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Merry Christmas to each and every one of you! Thanks for taking a moment to check in during this busy holiday weekend. I’ll be brief.
Our reading this week is from Luke 2:
Now every year his parents went to Jerusalem for the festival of the Passover. And when he was twelve years old, they went up as usual for the festival. When the festival was ended and they started to return, the boy Jesus stayed behind in Jerusalem, but his parents did not know it. Assuming that he was in the group of travelers, they went a day’s journey. Then they started to look for him among their relatives and friends. When they did not find him, they returned to Jerusalem to search for him. After three days they found him in the temple, sitting among the teachers, listening to them and asking them questions. And all who heard him were amazed at his understanding and his answers. When his parents saw him they were astonished; and his mother said to him, “Child, why have you treated us like this? Look, your father and I have been searching for you in great anxiety.” He said to them, “Why were you searching for me? Did you not know that I must be in my Father’s house?” But they did not understand what he said to them. Then he went down with them and came to Nazareth, and was obedient to them. His mother treasured all these things in her heart. And Jesus increased in wisdom and in years, and in divine and human favor. (Luke 2:41-52)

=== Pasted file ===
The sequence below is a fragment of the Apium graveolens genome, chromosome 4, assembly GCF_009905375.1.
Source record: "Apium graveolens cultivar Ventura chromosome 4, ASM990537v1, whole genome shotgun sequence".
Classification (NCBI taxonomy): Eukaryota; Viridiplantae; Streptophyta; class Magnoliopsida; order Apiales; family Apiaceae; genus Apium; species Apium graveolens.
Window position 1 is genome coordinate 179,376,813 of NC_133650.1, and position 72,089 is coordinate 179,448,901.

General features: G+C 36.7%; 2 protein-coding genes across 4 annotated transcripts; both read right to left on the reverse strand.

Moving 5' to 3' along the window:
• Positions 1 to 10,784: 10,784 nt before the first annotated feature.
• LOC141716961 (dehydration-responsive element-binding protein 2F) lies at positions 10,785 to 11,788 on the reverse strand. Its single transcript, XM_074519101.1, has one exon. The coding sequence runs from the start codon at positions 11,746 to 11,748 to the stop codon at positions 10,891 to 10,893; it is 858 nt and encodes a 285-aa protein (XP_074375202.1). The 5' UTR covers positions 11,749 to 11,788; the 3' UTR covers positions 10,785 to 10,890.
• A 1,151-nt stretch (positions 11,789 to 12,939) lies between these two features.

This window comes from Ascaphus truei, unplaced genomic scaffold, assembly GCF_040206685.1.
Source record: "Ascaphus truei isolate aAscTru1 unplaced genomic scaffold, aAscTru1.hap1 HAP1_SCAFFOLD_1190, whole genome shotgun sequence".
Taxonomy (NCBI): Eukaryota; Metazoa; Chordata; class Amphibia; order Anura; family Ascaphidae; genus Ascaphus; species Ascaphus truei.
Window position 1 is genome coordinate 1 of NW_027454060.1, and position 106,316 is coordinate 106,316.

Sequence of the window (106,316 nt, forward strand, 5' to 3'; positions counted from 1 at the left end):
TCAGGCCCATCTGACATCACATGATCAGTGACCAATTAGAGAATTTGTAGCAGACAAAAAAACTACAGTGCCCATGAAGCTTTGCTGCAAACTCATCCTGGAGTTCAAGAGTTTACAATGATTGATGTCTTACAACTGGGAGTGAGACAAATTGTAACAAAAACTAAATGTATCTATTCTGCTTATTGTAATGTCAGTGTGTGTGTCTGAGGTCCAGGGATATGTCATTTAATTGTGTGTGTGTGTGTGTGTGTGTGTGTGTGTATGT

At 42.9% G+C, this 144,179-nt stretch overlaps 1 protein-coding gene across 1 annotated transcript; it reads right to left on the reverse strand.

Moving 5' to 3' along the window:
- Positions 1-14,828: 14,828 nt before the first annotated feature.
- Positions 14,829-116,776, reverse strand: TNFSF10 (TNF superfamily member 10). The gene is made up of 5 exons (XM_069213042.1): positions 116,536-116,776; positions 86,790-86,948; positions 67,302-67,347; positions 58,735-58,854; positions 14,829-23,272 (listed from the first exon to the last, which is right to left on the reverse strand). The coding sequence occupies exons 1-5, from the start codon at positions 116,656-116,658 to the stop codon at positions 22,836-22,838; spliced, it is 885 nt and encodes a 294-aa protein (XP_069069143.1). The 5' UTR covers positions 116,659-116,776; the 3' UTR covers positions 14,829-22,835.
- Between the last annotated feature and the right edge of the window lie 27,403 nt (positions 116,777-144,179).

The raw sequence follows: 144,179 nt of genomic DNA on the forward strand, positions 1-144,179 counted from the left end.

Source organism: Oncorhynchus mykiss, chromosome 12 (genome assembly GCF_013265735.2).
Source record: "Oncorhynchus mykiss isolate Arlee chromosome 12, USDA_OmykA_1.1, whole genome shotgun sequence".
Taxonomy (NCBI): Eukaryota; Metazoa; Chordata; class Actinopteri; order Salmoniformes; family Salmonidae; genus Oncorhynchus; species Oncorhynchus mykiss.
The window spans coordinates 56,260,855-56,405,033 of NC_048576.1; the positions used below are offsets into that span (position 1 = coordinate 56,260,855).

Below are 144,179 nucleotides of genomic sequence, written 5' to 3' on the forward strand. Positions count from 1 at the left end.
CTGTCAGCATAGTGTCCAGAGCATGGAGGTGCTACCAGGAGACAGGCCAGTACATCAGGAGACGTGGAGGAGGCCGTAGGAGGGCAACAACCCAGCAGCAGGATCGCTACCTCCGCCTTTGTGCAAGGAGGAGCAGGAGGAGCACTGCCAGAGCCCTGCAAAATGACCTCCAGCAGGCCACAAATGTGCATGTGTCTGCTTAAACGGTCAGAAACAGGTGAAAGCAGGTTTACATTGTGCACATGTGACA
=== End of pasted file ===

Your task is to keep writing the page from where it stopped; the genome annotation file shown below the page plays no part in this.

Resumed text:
There’s a lot to unpack in this week’s reading.
First, I want to address the history of antisemitism in some interpretations of this week’s reading. Many of them imagine Jesus as a child instructing Jewish elders and scholars, and so demote Jewish wisdom and knowledge to a status or quality beneath Jesus. This is not only harmful but also unnecessary.
And the passage doesn’t support such a picture. The text does say that Jesus was, first, “listening” to the scholars, and, second, “asking them questions.” They were amazed at his understanding (including of the explanations he was listening to) and his answers (implying they were questioning whether he grasped the depth of their teaching). The story reminds me of college students who impress their teachers with their understanding and their answers to questions. That in no way implies that those students know more or have greater experience than their teachers. At most, the gospel writer is characterizing Jesus as a gifted student, perhaps even a prodigy, but still very much a child. We don’t have to disparage Judaism or Jewish knowledge to listen to and value Jesus in the gospels.
Second, the Christmas and childhood narratives of Jesus in the gospels are following the format of Hellenistic hero biographies. Once we identify this we can take away some important applications for us today. We’ll discuss that next.
(Read Part 2)